- The Washington Times - Sunday, January 23, 2005

Alas, the Social Security reform debate is not going well for George Bush. House Ways and Means Committee Chairman Bill Thomas ruffled White House feathers last week by declaring the Bush Social Security proposal a “dead horse.”

Mr. Thomas shot these arrows even though he supports private accounts. The bigger problem for reformers is that a growing number of liberal-leaning Republicans, like Rob Simmons of Connecticut, are having second thoughts about the political wisdom of tackling the issue at all.

Republican lawmakers are now wandering in dozens of different directions on the issue and President Bush might as well try to herd stray cats. Democrats have also dug in their heels against Social Security reform, instead arguing the system is just fine or only requires minor tinkering.

All this is to say the support for reform is lately shrinking, not growing, and that Bill Thomas is unfortunately right: The White House needs to think anew on the strategy for winning this gargantuan political battle.

Things have gone so off course some Republican analysts now pronounce Social Security reform as a political guillotine for the GOP, much as Hillary Clinton health care politically decapitated Democratic House and Senate members in the mid-1990s.

But that analysis is wrong. Social Security reform can be an enormous vote-getter for Republicans if they will only unite behind a marketable plan, such as Ryan-Sununu, with no benefit cuts and no tax increases. Then Republicans must make the ownership case to workers in terms of their financial benefits from private accounts. Ryan-Sununu will give worker monthly benefits 30 to 40 percent higher over their retirement years.

The good news is that George Bush has not wavered in his commitment to making private investment accounts the centerpiece of any reform plan. These private investment nest eggs give workers financial security that comes with personal ownership. Mr. Bush also wants to put the Social Security system on a sounder financial footing by erasing at least a portion of the system’s long-term unfunded liability. Today, those liabilities, i.e., promises to pay benefits above and beyond the payroll tax collections, exceed $10 trillion. Medicare’s unfunded liability is even more daunting.

The private accounts proposal is not wrong; the political strategy for adopting them is. To turn this around and make a more appealing populist case for private investment accounts, Republicans must adopt six strategies to disarm the opposition.

(1) Social Security reform saves money, it doesn’t cost money. It is said creating private investment accounts will cost $2 trillion, but they will save $10 trillion in later years. Wouldn’t most Americans invest $2 now to get $10 back in 20 years? Certainly most businesses would. Mr. Bush needs to educate Americans that transition costs lead to long-term savings.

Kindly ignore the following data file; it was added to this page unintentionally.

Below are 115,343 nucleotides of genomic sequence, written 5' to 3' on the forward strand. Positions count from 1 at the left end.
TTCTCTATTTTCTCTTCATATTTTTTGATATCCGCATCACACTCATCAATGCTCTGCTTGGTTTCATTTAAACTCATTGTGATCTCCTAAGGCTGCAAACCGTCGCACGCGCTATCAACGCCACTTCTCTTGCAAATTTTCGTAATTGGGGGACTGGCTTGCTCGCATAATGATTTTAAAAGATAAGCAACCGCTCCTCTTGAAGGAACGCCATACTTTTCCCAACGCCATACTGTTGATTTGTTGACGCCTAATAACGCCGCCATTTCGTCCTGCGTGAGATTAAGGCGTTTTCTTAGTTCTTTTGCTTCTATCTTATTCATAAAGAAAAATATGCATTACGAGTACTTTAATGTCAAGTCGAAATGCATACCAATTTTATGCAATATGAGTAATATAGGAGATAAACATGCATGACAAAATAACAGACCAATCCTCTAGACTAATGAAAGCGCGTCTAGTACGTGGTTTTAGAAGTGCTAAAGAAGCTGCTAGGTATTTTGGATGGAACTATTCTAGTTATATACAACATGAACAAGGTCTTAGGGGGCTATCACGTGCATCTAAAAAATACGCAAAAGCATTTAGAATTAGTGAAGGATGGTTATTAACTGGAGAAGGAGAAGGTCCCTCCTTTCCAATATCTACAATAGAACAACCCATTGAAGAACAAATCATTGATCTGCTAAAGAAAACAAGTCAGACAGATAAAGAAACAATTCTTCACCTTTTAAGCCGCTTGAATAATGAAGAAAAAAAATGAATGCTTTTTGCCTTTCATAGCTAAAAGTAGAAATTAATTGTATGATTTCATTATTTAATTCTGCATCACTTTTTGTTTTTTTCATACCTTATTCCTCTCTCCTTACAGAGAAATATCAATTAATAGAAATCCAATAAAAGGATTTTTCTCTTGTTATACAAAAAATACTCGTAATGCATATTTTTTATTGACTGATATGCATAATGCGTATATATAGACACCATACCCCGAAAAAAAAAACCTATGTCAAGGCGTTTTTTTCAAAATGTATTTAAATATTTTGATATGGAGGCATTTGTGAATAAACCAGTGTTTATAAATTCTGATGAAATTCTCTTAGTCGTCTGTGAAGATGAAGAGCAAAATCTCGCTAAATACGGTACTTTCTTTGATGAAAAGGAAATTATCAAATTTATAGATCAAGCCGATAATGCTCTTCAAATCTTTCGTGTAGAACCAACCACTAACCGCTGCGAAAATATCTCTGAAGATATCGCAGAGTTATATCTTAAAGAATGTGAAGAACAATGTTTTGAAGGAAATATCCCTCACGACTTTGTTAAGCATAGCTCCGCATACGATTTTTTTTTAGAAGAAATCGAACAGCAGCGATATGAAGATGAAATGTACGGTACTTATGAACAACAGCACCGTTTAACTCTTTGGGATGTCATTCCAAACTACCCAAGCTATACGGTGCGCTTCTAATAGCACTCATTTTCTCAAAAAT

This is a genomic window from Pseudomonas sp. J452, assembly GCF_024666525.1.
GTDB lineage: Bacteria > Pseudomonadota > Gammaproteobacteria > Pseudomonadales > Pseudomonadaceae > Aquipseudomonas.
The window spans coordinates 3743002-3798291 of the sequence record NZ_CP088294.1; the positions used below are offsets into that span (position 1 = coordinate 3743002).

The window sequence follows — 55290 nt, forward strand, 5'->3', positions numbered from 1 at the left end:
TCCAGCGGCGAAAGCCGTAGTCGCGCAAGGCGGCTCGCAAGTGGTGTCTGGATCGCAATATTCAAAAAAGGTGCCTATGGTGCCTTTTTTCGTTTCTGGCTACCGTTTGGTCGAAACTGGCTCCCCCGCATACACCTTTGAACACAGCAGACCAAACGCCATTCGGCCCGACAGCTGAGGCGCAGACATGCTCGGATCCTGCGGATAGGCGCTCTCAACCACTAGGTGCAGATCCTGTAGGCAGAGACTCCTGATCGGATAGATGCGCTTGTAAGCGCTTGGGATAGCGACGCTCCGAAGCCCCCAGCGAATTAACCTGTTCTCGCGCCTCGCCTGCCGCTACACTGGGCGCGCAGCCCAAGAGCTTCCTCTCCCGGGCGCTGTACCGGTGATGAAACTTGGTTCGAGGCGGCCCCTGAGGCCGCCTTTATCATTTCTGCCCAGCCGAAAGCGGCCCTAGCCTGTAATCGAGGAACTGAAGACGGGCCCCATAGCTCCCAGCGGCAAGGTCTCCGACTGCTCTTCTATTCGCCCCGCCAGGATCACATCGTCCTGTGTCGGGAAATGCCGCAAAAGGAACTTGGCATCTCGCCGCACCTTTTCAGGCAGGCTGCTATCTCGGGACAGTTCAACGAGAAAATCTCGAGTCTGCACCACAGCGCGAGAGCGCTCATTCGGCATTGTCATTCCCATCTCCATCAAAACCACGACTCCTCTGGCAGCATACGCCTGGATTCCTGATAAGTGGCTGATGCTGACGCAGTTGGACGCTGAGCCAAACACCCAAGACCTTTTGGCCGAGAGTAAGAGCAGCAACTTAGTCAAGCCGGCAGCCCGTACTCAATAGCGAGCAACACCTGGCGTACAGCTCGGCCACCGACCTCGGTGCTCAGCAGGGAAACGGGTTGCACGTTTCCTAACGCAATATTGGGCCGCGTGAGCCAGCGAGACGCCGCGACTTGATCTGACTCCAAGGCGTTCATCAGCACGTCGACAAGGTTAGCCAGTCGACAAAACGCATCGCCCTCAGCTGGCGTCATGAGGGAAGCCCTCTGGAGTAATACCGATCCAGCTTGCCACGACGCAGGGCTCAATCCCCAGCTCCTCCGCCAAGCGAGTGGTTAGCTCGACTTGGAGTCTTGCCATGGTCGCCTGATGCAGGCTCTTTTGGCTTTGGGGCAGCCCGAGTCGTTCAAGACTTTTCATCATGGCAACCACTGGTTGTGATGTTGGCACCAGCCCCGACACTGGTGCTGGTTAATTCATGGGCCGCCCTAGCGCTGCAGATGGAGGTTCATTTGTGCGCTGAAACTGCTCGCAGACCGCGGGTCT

(2) Attack the attackers. Ever since Paul Krugman of the New York Times wrote that Social Security isn’t broken, the left has rallied behind this message. The Democrats in Congress have seemingly all drunk this spiked Kool-Aid. But every independent analysis finds just the opposite. The system will crater when the Baby Boomers retire fully. Even the Social Security Administration’s own actuaries see a future doom and gloom if reform steps aren’t taken now. Moreover, pollster Richard Thau has done substantial public opinion analysis which shows Americans know the truth about Social Security. They get frustrated with happy talk of stay-the-course. Republicans should attack that idea as fiscally reckless.

(3) Expose Democrats for wanting to raise taxes. If benefits are not cut, and private accounts not created, the only option is to raise taxes on workers in the future to cover gigantic funding shortfalls. The option of doing nothing now really means raising taxes a lot, later. The National Center for Policy Analysis finds we would have to raise the payroll tax to at least 18 percent to pay for benefits if there is no reform.

(4) Stop talking about benefit cuts in the future. Trimming future Social Security benefits risks an enormous political backlash against the GOP. Personal accounts for Social Security will, in truth, allow Americans to have higher, not lower, benefits. Cutting Social Security benefits to get private accounts is like “paying for tax cuts” with other tax increases.

(5) Make the accounts big and meaningful. Big accounts, like the 6 percent accounts under Ryan-Sununu will accumulate large amounts of dollars quickly. These large accounts thus help lower the long-term funding problem because workers will no longer need to draw on promised benefits.

(6) Stress private ownership and control. The issue of Social Security is not so much about financial viability as about who should control the money: the worker or the government? Private accounts empower workers with control of their own money. Especially for lower-income minorities, ownership accounts mean, if a worker dies, he or she has an estate that can be left to spouses and children.

If Republicans would adopt these six tactics, they could get the debate over personal accounts back on track so reform passes Congress before the 2006 elections.

Mr. Bush heroically won this debate during the presidential campaign by talking about core American values: private ownership, fiscal responsibility, worker empowerment, and caring for the future of our children and grandchildren.

Mr. Bush never talked during the campaign about benefit cuts or tax increases. Why do so now? It’s the surest way to jeopardize the Republican majority in Congress and to derail any hope of reform any time soon.

Stephen Moore is president of the Free Enterprise Fund and author of “Bullish on Bush: How the Ownership Society Will Make America Stronger.”

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